By definition, the conclusion of any deductive argument follows directly from the premises. For example, consider the following famous syllogism:

Premise 1 - All men are mortal.

Premise 2 - Socrates is a man.

Conclusion - Therefore, Socrates is mortal.

Notice that the conclusion doesn't state anything new; it is just a restatement of information contained in the two premises. All of modern mathematics is based on this type of reasoning. Because of this, mathematics should be obvious since it just restates things that we already know.

Yet mathematics is not obvious, as many mathematical discoveries are surprising. How can a style of argument that just restates the premises be considered to increase our store of knowledge in any non-trivial way?

closed as off-topic by Mauro ALLEGRANZA, jeroenk, Keelan, iphigenie, Hunan Rostomyan May 8 '15 at 1:50

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  • 2
    Is there any chance you could clarify what you think might be of philosophical interest/significance in this question? (What have you been reading or studying that has made this problem an important one in your study of philosophy?) – Joseph Weissman May 7 '15 at 14:06
  • People tend to find things interesting when they are filled with surprises. There are no surprises in mathematics. Then why do many people find mathematics interesting? – Craig Feinstein May 7 '15 at 14:10
  • Can you please clarify your question. I suspect your are asking something very interesting regarding a priori/a posteriori and synthetic/analytic truths. But your question isn't very clear. It might help to reword it. – Alexander S King May 7 '15 at 14:26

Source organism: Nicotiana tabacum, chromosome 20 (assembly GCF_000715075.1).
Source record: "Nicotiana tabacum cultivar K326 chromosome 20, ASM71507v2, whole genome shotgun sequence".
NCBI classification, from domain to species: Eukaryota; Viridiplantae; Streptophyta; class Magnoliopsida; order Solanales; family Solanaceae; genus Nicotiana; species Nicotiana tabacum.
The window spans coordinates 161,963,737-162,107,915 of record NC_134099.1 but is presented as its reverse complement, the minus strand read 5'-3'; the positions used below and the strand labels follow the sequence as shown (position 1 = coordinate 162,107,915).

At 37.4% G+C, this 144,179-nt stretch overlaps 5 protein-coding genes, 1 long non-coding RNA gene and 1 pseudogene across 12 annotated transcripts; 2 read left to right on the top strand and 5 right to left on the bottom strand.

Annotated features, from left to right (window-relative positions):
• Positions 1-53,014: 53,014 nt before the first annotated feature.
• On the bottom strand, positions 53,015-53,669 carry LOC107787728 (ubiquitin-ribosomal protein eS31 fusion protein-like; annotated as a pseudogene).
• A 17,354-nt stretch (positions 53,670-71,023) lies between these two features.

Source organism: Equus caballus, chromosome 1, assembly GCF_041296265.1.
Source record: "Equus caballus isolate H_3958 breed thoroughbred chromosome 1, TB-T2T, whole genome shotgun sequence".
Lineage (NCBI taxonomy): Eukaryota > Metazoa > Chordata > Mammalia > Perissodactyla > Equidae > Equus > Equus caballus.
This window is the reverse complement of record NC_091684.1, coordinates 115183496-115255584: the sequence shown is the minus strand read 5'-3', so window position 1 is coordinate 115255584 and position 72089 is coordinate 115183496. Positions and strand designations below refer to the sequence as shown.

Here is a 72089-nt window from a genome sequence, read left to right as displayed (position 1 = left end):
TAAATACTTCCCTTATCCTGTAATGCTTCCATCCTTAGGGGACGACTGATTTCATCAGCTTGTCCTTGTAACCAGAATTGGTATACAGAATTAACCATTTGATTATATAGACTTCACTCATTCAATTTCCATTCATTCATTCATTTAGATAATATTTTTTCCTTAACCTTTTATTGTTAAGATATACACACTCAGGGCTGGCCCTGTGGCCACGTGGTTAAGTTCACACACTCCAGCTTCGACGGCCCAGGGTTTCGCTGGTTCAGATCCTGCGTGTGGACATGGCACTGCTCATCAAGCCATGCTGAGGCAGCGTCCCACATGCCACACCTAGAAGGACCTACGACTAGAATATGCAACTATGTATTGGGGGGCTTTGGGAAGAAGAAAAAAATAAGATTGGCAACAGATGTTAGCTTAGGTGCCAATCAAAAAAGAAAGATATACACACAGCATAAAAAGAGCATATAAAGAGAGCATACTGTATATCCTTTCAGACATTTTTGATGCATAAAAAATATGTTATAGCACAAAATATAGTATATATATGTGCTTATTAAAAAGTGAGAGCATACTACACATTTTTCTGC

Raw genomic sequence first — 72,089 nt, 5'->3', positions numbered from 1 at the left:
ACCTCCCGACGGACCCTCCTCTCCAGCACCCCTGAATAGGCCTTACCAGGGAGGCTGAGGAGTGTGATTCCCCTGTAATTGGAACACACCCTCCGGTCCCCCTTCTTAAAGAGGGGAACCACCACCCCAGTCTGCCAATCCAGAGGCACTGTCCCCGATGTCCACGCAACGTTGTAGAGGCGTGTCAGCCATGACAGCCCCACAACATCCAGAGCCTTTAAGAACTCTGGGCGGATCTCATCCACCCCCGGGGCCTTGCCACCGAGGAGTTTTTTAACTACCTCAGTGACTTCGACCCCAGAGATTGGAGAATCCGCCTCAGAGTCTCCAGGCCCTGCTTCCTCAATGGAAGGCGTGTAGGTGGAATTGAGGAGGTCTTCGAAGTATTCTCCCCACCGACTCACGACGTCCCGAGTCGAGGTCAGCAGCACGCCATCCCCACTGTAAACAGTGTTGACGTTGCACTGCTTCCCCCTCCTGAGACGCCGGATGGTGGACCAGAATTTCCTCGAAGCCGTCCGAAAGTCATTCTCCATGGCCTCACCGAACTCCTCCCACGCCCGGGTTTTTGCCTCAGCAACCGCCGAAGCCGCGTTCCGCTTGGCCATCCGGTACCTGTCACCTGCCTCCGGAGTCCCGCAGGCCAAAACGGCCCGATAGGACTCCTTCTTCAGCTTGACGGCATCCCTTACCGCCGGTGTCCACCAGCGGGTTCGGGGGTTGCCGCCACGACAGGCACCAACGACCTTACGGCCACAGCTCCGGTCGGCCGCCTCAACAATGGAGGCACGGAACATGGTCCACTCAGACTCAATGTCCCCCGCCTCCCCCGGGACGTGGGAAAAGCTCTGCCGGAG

• I'll think about it. You are correct that it is about a priori/a posteriori and synthetic/analytic truths. – Craig Feinstein May 7 '15 at 14:29
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    @CraigFeinstein your question was a good one, but I think the negative response was due to words like "boring" which sound judgmental and seem to call for an opinion. Avoiding words like that for future questions will increase the odds that your question will be positively received and won't get closed. – R. Barzell May 7 '15 at 16:35

You are correct that the conclusion of any valid deductive argument contains at most a subset of the information contained in the premises.

However, until you work through the proof you don't know if the premises and conclusion actually hold that relationship to one another. What you gain via the deductive argument is new information about the equivalence of things not previously demonstrated to be equivalent. This can be very useful because it uncovers patterns and relationships that would otherwise be disguised by the superficial differences in the way the equivalent information is expressed.

  • I would qualify the first sentence, at least where mathematics and mathematical logic are concerned. Conclusion of a deductive argument depends not only on premises, but also on axioms and rules of inference. Even if axioms are lumped together with premises conclusions under intuitionist rules will be different from classical ones, and in first order logic will be different from in second order logic. – Conifold May 7 '15 at 20:55
  • Kantian thesis that deductive argument adds no new information only works if by "logic" one means Aristotle's syllogistics, and by "information" one means knowledge available to an omnipotent Deity. Modern definition is relativised, deductive argument is not much different from extracting the message from a cipher, it's "all there", but the message if far more informative than the cipher. – Conifold May 7 '15 at 21:03

First, is deriving new facts from existing ones just restating the premises?